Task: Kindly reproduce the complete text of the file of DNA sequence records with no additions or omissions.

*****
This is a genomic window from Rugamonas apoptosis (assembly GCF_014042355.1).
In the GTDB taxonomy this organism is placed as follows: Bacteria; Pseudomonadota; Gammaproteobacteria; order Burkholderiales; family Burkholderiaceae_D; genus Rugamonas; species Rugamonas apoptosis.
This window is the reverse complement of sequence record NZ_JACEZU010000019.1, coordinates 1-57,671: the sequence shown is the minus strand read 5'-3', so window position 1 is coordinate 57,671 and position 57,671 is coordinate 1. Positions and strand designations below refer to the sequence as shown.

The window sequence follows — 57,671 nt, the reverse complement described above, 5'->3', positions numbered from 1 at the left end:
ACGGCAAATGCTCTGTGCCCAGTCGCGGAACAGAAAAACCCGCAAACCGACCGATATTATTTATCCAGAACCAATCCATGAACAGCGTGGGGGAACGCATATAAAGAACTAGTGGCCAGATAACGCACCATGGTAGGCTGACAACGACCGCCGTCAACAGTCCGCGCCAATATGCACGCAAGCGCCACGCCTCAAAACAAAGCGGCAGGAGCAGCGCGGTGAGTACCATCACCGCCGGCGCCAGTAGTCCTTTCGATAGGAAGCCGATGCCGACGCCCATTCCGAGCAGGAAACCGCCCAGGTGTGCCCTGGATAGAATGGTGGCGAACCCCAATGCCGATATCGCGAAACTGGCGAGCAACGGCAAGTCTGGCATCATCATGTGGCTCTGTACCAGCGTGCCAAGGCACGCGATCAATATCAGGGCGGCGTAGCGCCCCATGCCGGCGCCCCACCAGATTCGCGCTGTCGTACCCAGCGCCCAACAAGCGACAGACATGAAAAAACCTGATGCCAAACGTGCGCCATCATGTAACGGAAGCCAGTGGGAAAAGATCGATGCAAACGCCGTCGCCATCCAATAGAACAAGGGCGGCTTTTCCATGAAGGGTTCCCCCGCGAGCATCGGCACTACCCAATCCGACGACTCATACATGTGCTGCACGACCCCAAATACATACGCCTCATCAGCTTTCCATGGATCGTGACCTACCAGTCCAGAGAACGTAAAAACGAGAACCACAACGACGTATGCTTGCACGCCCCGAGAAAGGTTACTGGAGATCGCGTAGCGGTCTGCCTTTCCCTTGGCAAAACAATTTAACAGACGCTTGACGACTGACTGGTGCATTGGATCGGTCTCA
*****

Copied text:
This is a genomic window from Rugamonas apoptosis (assembly GCF_014042355.1).
In the GTDB taxonomy this organism is placed as follows: Bacteria; Pseudomonadota; Gammaproteobacteria; order Burkholderiales; family Burkholderiaceae_D; genus Rugamonas; species Rugamonas apoptosis.
This window is the reverse complement of sequence record NZ_JACEZU010000019.1, coordinates 1-57,671: the sequence shown is the minus strand read 5'-3', so window position 1 is coordinate 57,671 and position 57,671 is coordinate 1. Positions and strand designations below refer to the sequence as shown.

The window sequence follows — 57,671 nt, the reverse complement described above, 5'->3', positions numbered from 1 at the left end:
ACGGCAAATGCTCTGTGCCCAGTCGCGGAACAGAAAAACCCGCAAACCGACCGATATTATTTATCCAGAACCAATCCATGAACAGCGTGGGGGAACGCATATAAAGAACTAGTGGCCAGATAACGCACCATGGTAGGCTGACAACGACCGCCGTCAACAGTCCGCGCCAATATGCACGCAAGCGCCACGCCTCAAAACAAAGCGGCAGGAGCAGCGCGGTGAGTACCATCACCGCCGGCGCCAGTAGTCCTTTCGATAGGAAGCCGATGCCGACGCCCATTCCGAGCAGGAAACCGCCCAGGTGTGCCCTGGATAGAATGGTGGCGAACCCCAATGCCGATATCGCGAAACTGGCGAGCAACGGCAAGTCTGGCATCATCATGTGGCTCTGTACCAGCGTGCCAAGGCACGCGATCAATATCAGGGCGGCGTAGCGCCCCATGCCGGCGCCCCACCAGATTCGCGCTGTCGTACCCAGCGCCCAACAAGCGACAGACATGAAAAAACCTGATGCCAAACGTGCGCCATCATGTAACGGAAGCCAGTGGGAAAAGATCGATGCAAACGCCGTCGCCATCCAATAGAACAAGGGCGGCTTTTCCATGAAGGGTTCCCCCGCGAGCATCGGCACTACCCAATCCGACGACTCATACATGTGCTGCACGACCCCAAATACATACGCCTCATCAGCTTTCCATGGATCGTGACCTACCAGTCCAGAGAACGTAAAAACGAGAACCACAACGACGTATGCTTGCACGCCCCGAGAAAGGTTACTGGAGATCGCGTAGCGGTCTGCCTTTCCCTTGGCAAAACAATTTAACAGACGCTTGACGACTGACTGGTGCATTGGATCGGTCTCA